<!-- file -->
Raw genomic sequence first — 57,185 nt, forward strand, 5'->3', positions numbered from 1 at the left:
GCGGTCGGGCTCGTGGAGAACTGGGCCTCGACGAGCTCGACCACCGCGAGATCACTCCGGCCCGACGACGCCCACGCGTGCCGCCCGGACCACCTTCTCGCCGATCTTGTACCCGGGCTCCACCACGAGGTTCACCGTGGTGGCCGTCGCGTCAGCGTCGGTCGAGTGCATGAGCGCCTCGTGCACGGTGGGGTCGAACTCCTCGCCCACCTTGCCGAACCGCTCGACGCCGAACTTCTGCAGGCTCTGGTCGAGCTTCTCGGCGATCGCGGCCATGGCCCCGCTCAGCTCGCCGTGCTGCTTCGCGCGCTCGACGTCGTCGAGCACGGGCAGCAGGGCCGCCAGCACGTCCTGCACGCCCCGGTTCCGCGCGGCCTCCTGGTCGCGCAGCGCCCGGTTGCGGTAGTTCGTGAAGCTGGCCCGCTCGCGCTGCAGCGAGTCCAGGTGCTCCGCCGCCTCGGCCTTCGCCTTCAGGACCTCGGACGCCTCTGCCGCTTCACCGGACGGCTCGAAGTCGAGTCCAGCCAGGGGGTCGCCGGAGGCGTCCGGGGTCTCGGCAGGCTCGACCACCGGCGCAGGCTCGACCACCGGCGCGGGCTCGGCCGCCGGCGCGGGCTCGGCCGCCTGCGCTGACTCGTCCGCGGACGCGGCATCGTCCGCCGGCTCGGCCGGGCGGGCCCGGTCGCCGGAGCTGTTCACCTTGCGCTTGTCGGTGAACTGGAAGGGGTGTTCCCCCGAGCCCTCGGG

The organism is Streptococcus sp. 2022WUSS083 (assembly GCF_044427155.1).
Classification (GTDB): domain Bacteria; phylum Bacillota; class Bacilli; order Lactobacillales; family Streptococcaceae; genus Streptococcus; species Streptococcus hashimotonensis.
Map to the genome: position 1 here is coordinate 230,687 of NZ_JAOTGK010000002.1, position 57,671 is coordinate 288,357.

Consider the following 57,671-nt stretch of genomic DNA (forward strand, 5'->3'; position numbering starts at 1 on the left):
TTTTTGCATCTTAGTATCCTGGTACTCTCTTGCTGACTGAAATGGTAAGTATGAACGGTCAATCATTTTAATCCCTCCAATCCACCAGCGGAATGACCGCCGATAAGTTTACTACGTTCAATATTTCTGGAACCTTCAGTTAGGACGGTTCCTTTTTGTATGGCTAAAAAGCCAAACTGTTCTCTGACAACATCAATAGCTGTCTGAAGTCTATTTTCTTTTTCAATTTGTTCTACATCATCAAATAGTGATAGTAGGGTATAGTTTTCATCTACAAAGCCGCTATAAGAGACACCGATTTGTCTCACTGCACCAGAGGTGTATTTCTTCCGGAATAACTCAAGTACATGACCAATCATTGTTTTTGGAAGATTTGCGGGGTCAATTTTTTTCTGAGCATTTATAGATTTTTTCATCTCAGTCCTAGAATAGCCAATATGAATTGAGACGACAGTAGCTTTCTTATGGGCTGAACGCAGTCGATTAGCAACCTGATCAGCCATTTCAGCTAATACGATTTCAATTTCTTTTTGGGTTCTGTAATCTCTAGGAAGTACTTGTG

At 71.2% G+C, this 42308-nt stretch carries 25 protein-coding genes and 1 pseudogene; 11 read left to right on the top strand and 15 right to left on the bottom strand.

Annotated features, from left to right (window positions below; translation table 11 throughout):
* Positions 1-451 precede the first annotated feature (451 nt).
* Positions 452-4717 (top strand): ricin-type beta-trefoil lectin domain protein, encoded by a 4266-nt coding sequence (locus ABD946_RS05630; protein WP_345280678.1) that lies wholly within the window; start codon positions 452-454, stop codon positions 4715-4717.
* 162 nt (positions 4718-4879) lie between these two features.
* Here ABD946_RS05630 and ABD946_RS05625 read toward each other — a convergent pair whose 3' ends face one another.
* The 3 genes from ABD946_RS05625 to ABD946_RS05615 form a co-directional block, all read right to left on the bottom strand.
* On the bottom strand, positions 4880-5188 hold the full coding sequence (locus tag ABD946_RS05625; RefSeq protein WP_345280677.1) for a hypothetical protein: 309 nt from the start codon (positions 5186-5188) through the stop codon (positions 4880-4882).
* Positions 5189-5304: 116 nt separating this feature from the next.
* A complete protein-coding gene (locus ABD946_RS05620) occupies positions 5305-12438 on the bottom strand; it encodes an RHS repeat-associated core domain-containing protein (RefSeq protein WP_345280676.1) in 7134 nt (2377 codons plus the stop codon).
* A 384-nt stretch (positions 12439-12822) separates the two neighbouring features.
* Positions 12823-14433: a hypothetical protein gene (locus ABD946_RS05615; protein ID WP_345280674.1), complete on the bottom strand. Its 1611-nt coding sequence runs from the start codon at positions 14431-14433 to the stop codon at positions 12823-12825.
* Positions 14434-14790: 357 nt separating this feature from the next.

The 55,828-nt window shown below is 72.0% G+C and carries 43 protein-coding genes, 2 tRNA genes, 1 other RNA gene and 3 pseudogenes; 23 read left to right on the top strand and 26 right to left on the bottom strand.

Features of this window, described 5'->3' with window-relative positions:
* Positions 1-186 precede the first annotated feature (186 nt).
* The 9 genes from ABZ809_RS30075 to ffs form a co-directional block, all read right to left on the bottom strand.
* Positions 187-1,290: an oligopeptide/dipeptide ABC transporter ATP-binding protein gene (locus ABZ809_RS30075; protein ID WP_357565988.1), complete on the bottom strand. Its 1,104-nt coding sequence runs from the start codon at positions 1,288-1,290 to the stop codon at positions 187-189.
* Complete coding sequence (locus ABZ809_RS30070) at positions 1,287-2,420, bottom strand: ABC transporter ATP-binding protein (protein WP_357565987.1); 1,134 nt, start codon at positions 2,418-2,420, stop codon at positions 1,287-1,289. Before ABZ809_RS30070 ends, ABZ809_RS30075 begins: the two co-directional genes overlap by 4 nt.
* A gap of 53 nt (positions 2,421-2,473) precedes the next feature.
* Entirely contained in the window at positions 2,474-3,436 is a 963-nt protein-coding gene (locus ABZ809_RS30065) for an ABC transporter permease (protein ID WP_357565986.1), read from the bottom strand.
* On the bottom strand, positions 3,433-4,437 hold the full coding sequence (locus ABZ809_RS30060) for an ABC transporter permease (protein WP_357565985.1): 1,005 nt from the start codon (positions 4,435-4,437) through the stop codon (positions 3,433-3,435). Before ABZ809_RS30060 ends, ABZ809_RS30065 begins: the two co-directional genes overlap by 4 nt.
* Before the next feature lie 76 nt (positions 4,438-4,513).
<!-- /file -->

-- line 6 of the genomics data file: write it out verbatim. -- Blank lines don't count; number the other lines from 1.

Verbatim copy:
Consider the following 57,671-nt stretch of genomic DNA (forward strand, 5'->3'; position numbering starts at 1 on the left):